My Life Voyage Along the Hudson

The Voyage of Life

Yesterday I wrote about a song that inspired my subheading and photo for this blog.  As I thought about that song it brought back memories  of a small series of paintings that I first fell in love with as a young woman in New York, where I grew up.  From the front lawn of my  high school, you could see the Hudson River.  I feel like I am making my life’s journey right along with these paintings, and have been for years.

Thomas Cole of the Hudson River School has a series of four breathtaking paintings that depict the seasons of life.  Looking at these you sense the natural flow of life with all its pageantry, intensity,  and simplicity.  You move from being the child in the boat expectantly cruising into life with the protection of angels through the strong and determined, sometimes tumultuous,  images of youth and middle age to  the final painting of old age, where one returns to the angels . The tones are muted and soft, somewhat mystical.   The struggles are resolved.   The journey is complete and bears the same human dignity as one inhales  throughout the progression of time as Cole depicts it.   

Will my writing help me journal my way through my own trip down the Hudson, the river I was born alongside of.  Will this writing connect me in ways I don’t yet know to a wider community where the writing of others will create new places  for to me to climb a mountain and turn around, moved by what others have shared with me, and seeing the path before me….

To see Thomas Cole’s four paintings called the Voyage of Life, paste this short 3 minute clip into your browser, or hit control click and it might just take you directly there.   Cole painted the first one in 1842.  The story of man’s  destiny  to move through the stages of life is portrayed in an ethereal  and  mystical fashion, which nevertheless feels very real  The Voyage of Life

I used this a couple years ago with a class. I placed large prints from the Smithsonian on desks and divided my class into 4 groups.  Each group of students had to write using their picture.  They could talk about what they saw in the picture first, and what if  meant  to them.  Then they had to write about what they saw and how it could relate to their lives.  These paintings are on display right here in D.C  That year we visited the museum which made it all the more meaningful.  Students gave me some wonderful reactions to the paintings.  Group discussion helped the ones who were originally stuck.    Probing questions can help get the thought process started as well.  I actually forgot I had these prints tucked away in my closet at school until I started writing this.  If you wanted to do this activity with a class, you could just use the link provided above.   I think I will try that again this year, and maybe share  a few favorite lines from what students write.  No matter how many times I have studied these paintings over the years, the innocent and honest glance of a middle schooler always gives me a new insight.

6 thoughts on “My Life Voyage Along the Hudson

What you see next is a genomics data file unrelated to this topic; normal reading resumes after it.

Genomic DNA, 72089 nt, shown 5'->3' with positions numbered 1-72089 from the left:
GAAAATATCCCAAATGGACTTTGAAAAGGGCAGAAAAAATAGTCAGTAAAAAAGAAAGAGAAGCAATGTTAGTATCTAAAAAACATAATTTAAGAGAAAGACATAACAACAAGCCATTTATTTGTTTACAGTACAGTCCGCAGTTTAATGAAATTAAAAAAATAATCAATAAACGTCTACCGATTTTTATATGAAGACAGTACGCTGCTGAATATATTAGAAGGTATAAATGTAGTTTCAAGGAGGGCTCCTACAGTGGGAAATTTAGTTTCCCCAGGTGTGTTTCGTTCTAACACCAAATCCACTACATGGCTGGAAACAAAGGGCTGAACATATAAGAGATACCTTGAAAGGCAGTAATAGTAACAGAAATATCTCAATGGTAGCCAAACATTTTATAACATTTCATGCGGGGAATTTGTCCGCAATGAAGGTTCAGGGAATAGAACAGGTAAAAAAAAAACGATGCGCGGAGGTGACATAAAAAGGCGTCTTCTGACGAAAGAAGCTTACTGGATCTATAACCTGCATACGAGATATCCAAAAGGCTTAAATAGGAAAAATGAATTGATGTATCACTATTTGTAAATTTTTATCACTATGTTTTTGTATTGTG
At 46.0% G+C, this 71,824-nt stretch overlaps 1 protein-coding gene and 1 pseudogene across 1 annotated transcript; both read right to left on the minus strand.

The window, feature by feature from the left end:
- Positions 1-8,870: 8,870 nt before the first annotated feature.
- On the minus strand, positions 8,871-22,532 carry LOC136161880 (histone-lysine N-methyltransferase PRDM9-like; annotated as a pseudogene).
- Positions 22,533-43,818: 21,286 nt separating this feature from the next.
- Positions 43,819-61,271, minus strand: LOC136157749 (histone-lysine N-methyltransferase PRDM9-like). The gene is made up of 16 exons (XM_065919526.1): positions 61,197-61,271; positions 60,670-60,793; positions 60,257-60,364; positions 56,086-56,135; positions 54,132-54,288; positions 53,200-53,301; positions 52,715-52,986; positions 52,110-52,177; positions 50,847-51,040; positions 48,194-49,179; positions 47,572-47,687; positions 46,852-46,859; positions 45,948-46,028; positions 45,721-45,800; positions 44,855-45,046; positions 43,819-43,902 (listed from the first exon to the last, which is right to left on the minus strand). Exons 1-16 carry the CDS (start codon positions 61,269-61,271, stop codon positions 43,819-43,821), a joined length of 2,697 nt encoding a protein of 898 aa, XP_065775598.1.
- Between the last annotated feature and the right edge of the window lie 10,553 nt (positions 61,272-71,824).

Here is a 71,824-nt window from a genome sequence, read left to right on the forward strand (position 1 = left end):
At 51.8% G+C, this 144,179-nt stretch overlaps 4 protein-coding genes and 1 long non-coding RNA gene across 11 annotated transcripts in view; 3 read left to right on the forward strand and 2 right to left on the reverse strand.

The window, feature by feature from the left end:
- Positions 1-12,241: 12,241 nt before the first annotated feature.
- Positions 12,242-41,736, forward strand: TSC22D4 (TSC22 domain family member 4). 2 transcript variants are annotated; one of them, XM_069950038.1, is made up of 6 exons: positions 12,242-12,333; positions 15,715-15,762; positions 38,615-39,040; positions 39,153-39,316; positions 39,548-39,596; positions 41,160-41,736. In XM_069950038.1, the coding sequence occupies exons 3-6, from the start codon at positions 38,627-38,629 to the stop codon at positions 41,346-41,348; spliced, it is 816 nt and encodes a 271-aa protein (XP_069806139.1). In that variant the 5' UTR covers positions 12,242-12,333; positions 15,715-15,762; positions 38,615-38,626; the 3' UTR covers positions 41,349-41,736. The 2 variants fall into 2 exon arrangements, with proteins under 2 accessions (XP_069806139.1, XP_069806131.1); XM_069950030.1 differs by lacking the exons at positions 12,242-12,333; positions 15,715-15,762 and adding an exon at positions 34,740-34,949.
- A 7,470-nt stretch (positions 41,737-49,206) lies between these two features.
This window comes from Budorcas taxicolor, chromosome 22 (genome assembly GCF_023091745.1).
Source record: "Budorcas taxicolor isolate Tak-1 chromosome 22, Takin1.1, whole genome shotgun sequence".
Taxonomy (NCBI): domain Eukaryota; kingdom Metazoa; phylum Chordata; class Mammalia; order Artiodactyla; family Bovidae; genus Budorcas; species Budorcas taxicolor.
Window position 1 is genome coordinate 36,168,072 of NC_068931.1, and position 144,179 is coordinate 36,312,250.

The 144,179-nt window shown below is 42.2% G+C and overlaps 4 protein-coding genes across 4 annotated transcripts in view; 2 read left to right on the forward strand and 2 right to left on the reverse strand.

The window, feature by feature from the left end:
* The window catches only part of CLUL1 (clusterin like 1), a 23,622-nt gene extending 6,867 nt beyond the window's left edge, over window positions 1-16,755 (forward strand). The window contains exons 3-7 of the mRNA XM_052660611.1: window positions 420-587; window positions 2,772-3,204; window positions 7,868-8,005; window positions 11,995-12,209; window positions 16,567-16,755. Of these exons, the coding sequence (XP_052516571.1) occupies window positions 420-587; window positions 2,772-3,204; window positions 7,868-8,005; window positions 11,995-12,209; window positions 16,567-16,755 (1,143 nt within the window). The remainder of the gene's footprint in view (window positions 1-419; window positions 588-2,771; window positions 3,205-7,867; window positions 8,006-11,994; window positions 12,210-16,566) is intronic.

1. As a teacher, a favorite fieldtrip is to the National Gallery of Art! As I read your thoughtful post, I recalled those enormous 4 painting, so easy to compare and contrast and discuss the symbolism of the 4 stages of a life. My favorite part of your post is how you ponder your own trip down the Hudson. I especially love how your childhood setting relates to these amazing works of art. And you’ve given me a possible lesson, too to try with my students – viewing art and discussing it!! Thanks for sharing. I am so glad you are a slicer this year!!

    Liked by 1 person

    1. I am really glad I am doing this too. I haven’t written with this kind of every day consistency before. Pondering these paintings brought back memories of the Hudson and my hometown and the next couple pieces I post here are about that. I also love the National Gallery as a field trip destination. You are welcome to borrow my prints to initiate your lesson. Incorporating an idea from you, maybe I will have students also make a notebook page featuring one of the stages.


  2. I listened to “Landslide” last night – it takes me back to my college days – love that song. I noticed that in both yesterday’s post, and today’s, you talk about change. Change from childhood to old age. Like Sally, my favorite part of your post is where you talk about your own trip down the Hudson – great metaphor for life.
    (And I love that you use art in your classroom!)

    Liked by 1 person

    1. You are right. The changes you go through in life as you progress from youth to an older age have been on my mind. Also, I have been appreciating the ability to experience those changes and grow older, an opportunity not everyone gets. This blog has really inspired me to be reflective about those changes and to think about what stands out to me and what I will see that has left a lasting impression on others in their lives.


  3. Isn’t it wild, really how once you start writing, it makes you think of something and then a memory returns, and so on? That’s one of the magical things about it. Congrats on Day Three – you’re on a roll! I have to tell you that I also also born beside a river (in Virginia). Rivers are so symbolic – lots to muse on there. Looking forward to where your “river-ride”/Voyage of Life leads. Oh, and congrats most of all on your grandchild!! 🙂


Leave a Reply

Fill in your details below or click an icon to log in: Logo

You are commenting using your account. Log Out /  Change )

Twitter picture

You are commenting using your Twitter account. Log Out /  Change )

Facebook photo

You are commenting using your Facebook account. Log Out /  Change )

Connecting to %s